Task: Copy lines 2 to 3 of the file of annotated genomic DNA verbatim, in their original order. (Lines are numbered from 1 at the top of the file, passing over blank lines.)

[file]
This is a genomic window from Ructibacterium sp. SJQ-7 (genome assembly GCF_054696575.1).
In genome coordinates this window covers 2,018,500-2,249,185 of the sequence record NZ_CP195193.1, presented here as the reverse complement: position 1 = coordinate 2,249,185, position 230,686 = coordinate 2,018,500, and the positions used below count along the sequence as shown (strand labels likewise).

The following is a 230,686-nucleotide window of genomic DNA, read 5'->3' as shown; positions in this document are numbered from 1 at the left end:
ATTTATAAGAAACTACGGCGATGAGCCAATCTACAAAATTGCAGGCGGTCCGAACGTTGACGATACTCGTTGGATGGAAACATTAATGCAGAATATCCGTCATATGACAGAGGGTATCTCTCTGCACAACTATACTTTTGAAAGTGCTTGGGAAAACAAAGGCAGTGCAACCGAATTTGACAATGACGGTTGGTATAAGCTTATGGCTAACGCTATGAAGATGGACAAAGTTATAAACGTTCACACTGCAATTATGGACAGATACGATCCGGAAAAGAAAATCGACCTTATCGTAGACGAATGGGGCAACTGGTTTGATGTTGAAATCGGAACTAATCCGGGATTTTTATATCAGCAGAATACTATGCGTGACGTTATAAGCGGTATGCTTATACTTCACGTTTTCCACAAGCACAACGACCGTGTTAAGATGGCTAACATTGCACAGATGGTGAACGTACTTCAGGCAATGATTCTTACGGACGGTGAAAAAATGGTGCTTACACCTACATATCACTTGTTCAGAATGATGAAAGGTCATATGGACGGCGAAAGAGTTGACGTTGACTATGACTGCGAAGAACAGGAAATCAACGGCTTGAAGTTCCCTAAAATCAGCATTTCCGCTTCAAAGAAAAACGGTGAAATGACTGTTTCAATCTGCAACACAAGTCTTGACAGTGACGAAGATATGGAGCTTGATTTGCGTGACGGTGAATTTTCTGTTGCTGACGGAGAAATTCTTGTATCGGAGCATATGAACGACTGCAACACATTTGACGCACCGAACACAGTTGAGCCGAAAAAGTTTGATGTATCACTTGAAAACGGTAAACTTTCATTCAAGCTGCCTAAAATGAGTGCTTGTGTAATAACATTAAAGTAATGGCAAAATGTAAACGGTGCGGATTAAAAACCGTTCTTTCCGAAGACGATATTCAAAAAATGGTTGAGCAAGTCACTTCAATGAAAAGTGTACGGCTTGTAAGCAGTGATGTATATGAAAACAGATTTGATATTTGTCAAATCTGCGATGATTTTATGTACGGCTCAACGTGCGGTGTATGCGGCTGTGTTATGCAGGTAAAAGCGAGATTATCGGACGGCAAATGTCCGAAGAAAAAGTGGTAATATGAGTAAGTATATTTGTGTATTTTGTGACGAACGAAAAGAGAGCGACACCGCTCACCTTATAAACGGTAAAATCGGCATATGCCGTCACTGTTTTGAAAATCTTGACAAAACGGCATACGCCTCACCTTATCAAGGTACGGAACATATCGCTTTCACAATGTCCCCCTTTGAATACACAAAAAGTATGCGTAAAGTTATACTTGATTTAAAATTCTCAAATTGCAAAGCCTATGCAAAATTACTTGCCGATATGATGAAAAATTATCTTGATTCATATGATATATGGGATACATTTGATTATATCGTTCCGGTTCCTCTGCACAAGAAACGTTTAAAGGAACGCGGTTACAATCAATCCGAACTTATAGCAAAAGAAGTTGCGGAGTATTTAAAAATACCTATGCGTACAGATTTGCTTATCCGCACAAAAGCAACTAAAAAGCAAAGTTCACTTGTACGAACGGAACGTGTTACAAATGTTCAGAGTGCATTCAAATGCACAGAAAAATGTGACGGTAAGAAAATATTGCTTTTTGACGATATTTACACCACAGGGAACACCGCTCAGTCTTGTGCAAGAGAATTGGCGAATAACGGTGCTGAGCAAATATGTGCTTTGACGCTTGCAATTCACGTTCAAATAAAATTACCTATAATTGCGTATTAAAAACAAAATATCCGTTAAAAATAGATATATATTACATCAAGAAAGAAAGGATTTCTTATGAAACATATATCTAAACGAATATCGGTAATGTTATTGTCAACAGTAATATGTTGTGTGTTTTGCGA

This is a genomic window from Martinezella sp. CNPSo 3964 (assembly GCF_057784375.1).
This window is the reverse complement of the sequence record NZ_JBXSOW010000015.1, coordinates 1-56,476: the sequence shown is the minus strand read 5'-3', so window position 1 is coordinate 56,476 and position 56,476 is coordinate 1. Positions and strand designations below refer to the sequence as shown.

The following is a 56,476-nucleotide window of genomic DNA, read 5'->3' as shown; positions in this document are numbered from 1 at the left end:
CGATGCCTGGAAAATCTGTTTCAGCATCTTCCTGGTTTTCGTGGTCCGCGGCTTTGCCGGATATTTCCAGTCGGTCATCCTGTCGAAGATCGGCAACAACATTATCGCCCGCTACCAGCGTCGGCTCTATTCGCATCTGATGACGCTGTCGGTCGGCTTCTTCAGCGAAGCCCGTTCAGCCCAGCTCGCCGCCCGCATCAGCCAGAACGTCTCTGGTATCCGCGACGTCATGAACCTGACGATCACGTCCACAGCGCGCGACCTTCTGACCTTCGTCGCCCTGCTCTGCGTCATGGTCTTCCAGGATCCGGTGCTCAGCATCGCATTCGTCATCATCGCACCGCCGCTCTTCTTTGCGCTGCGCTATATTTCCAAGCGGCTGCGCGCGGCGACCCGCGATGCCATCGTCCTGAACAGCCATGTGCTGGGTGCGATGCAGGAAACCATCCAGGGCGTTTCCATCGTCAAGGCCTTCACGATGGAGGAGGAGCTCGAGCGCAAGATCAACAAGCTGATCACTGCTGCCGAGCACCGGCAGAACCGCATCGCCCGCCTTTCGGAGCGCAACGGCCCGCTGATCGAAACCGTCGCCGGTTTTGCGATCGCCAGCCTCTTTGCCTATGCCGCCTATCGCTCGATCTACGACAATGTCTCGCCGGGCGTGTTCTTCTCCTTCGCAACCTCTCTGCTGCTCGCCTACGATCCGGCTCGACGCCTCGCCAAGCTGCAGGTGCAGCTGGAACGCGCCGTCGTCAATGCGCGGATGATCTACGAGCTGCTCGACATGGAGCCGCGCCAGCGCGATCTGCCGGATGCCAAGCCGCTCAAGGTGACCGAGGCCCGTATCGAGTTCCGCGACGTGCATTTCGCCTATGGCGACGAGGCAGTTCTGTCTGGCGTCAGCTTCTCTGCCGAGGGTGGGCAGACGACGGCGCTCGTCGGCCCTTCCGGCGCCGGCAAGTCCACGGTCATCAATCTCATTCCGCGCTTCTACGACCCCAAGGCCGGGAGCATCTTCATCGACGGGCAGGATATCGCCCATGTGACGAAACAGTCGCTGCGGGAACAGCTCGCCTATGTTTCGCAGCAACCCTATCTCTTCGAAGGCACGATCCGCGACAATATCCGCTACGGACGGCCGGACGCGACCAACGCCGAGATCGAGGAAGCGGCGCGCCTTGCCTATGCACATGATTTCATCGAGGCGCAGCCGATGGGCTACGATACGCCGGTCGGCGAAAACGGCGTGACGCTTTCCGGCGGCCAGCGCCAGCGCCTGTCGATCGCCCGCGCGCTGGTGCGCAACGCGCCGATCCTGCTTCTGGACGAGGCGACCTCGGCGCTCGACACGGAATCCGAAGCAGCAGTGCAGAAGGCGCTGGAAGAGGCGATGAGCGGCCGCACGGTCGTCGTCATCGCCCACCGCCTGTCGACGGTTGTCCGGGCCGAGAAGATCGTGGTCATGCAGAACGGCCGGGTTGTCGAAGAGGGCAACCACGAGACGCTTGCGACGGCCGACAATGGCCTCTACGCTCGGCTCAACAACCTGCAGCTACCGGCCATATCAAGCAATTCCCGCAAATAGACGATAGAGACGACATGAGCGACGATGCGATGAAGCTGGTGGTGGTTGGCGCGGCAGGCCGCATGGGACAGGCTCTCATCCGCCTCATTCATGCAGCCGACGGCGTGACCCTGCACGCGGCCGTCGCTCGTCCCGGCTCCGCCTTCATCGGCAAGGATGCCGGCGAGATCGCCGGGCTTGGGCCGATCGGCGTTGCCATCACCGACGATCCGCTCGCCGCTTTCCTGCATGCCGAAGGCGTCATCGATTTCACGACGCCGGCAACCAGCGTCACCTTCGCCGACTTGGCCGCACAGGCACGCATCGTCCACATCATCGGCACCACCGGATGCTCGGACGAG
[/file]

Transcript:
In genome coordinates this window covers 2,018,500-2,249,185 of the sequence record NZ_CP195193.1, presented here as the reverse complement: position 1 = coordinate 2,249,185, position 230,686 = coordinate 2,018,500, and the positions used below count along the sequence as shown (strand labels likewise).

The following is a 230,686-nucleotide window of genomic DNA, read 5'->3' as shown; positions in this document are numbered from 1 at the left end: